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CHIPS Articles: Women in the Navy Panel

Women in the Navy Panel
Women make up 18% of the Navy's total force, with more than 59,000 active duty and more than 9,000 reservists
By Mass Communication Specialist 3rd Class Michael J. Lieberknecht, Navy Public Affairs Support Element, East - March 6, 2015
NORFOLK (NNS) -- Hampton Roads Naval Museum (HRNM) held a panel discussion featuring a diverse group of retired and active duty U.S. Navy women March 4.

In conjunction with Women's History Month, the museum hosted the panel to commemorate women in the Navy for their service and contribution to the fleet.

The discussion was moderated by retired Rear Adm. Ann Phillips.

"These four remarkable women have had the courage to serve their country in time of war, under difficult circumstances and when such service for women was, to say the least, unusual," said Phillips in her introductory statement to the audience.

Today women make up 18 percent of the Navy's total force, with more than 59,000 active duty and more than 9,000 reservists. However, when panelist Judith Hathaway was sworn in Oct. 13, 1942, women in the Navy were few and far between.

Hathaway joined as part of the World War II era program Women Accepted for Volunteer Emergency Service (WAVES) and went on to become the dispersing officer at Naval Air Station Fort Lauderdale.

"In the early days the WAVES were called a novelty," said Hathaway, "but I've always been very grateful for the chance I had to serve."

Isabella Bryant, another WAVES member, was 20 years old when she joined in August 1943. After her boyfriend, who served in the Air Force, died, she decided to enlist to help the war effort. One of her naval accomplishments was decoding message traffic in Hawaii as an SPQ2, or specialist (communications) petty officer 2nd class.

When Phillips asked Bryant what she would tell young women considering naval service today, Bryant emphasized some of the benefits that come with service.

"I would say [a benefit is] an opportunity for an education," said Bryant. "The greatest thing that you can have is an education. Then you can get a good job, and you can take care of your family and your children and have an opportunity in the community for people to look up to you instead of look down."

Chief Jo-Anne Teel served in the Navy from 1973 to 1993. During that time she saw the transition from WAVES to WIN (Women in the Navy).

"People ask 'well don't you have any regrets?' Yeah, there's a few here and there, but it was the best decision on my life," said Teel. "I'm proud to say that I'm a retired chief."

The final panelist was Vice Adm. Nora Tyson, formerly commander, Carrier Strike Group 2 and the first female commanding officer of a carrier strike group. She took command in 2010.

"I thank my lucky stars that I was born when I was born," said Tyson. "I landed in an organization that is just incredible with incredible people, and I just think there's no nobler profession than serving your country. I just feel very fortunate to have done that for now 36 years."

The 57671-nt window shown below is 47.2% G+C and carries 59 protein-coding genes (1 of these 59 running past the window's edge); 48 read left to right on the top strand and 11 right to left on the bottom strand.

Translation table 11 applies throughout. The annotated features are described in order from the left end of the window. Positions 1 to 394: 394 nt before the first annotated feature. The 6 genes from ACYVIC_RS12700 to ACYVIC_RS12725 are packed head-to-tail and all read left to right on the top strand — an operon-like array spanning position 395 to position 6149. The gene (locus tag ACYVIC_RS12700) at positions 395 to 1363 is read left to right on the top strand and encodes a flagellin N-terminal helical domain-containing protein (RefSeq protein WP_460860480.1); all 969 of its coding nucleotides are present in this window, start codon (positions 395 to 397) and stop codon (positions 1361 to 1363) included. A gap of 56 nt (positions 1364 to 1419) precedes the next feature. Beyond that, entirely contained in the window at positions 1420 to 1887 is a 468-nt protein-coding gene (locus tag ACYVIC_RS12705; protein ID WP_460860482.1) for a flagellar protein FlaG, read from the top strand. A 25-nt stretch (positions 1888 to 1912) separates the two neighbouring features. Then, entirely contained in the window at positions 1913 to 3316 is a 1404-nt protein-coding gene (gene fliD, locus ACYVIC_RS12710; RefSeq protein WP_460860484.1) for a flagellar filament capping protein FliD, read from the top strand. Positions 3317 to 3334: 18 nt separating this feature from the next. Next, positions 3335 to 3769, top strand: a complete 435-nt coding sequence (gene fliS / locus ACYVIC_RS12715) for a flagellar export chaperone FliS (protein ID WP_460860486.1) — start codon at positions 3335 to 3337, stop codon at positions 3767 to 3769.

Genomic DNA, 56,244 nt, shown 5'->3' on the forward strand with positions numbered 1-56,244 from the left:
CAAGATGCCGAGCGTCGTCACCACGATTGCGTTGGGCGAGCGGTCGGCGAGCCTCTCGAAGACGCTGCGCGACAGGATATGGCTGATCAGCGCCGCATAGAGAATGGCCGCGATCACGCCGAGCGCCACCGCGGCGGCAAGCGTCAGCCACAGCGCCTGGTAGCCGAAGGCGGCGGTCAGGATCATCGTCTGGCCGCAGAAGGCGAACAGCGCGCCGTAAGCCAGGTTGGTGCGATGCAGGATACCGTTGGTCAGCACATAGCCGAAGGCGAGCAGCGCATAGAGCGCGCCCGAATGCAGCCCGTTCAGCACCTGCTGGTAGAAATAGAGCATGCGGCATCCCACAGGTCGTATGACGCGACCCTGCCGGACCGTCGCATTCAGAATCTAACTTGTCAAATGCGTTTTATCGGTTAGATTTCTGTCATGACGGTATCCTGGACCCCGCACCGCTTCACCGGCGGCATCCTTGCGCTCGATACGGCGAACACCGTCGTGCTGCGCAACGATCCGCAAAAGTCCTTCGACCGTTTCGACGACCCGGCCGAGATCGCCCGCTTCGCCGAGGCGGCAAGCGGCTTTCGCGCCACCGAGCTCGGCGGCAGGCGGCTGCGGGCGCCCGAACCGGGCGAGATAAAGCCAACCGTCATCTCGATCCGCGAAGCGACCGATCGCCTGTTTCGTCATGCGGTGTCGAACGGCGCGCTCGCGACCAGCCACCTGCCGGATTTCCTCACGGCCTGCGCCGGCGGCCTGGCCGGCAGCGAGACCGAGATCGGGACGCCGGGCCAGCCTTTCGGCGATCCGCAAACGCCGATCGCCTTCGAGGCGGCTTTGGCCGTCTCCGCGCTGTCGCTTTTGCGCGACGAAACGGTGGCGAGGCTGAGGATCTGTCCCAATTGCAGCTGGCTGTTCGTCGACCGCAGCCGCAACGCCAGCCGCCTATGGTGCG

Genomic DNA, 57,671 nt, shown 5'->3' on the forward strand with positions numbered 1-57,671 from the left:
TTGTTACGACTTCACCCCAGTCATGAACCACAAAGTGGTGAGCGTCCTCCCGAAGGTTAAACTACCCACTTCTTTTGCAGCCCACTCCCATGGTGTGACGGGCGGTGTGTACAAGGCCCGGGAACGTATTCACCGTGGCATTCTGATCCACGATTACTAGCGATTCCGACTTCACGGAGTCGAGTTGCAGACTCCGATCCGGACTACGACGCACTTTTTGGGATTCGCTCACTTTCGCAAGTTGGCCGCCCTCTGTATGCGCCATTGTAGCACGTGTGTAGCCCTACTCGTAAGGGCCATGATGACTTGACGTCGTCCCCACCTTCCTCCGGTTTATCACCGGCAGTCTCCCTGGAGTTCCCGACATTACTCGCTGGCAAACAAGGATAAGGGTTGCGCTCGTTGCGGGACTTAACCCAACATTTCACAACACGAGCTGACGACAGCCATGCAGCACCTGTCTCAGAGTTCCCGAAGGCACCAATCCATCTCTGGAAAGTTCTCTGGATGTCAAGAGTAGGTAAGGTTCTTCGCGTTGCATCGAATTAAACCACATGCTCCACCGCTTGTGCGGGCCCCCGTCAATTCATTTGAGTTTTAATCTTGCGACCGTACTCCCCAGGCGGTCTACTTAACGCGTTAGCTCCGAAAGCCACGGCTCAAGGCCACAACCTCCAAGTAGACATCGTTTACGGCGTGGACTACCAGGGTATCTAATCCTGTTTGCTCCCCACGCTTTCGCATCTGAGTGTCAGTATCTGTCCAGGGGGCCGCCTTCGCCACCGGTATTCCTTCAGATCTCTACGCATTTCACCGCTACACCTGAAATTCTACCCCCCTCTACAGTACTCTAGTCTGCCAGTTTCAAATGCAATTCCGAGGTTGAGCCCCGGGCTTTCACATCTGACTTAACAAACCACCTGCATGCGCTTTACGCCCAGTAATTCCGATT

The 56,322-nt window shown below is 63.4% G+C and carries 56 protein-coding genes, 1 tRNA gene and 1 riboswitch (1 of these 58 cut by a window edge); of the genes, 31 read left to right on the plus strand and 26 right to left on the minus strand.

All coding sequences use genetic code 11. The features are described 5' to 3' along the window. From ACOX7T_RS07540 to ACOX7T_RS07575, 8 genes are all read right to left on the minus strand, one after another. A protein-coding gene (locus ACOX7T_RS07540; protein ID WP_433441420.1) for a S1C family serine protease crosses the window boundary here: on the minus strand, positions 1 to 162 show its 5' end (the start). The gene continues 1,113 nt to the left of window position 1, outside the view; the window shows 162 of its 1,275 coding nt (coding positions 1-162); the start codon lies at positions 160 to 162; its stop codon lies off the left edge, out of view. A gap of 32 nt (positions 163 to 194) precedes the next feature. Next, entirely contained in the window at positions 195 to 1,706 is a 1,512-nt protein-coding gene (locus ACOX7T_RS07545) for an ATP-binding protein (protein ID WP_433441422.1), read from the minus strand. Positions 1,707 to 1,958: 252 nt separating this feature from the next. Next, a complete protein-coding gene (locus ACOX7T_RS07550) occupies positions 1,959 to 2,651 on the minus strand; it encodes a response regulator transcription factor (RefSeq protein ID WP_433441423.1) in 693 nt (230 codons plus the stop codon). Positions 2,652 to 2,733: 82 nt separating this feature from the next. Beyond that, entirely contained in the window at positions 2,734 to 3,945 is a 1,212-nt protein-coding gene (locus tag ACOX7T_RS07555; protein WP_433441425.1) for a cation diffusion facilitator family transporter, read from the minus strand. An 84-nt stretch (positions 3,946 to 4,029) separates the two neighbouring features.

The event concluded with a reception where guests could interact one-on-one with the panelists while surrounded by Navy memorabilia in the museum's lobby.

The HRNM introduces visitors to more than 239 years of U.S. Navy history in the Hampton Roads area. One of 10 official U.S. Navy museums reporting to the Naval History and Heritage Command in

Washington, D.C., the HRNM houses a rich collection of authentic uniforms, weaponry, underwater artifacts, detailed ship models and artwork.

For more information on the museum and their upcoming events, visit www.hrnm.navy.mil.

For more news from Navy Public Affairs Support Element, East, visit www.navy.mil/local/pacennorfolk/.

VIRGINIA BEACH, Va. (Nov. 14, 2014) Vice Adm. Nora Tyson, deputy commander of U.S. Fleet Forces Command, places a coin inside a time capsule during an Aegis Ashore Romania mast stepping ceremony at Tactical Training Group, Atlantic at Naval Air Station Oceana in Virginia Beach, Va. Officials from Romania, U.S., Poland, NATO, and Turkey are slated to conduct a joint Mast Stepping ceremony Nov. 17 for the Aegis Ashore missile defense site in Deveselu, Romania where the time capsule will be set into a notch. Mass Communication Specialist 2nd Class Jonathan E. Donnelly.
VIRGINIA BEACH, Va. (Nov. 14, 2014) Vice Adm. Nora Tyson, deputy commander of U.S. Fleet Forces Command, places a coin inside a time capsule during an Aegis Ashore Romania mast stepping ceremony at Tactical Training Group, Atlantic at Naval Air Station Oceana in Virginia Beach, Va. Officials from Romania, U.S., Poland, NATO, and Turkey are slated to conduct a joint Mast Stepping ceremony Nov. 17 for the Aegis Ashore missile defense site in Deveselu, Romania where the time capsule will be set into a notch. Mass Communication Specialist 2nd Class Jonathan E. Donnelly.
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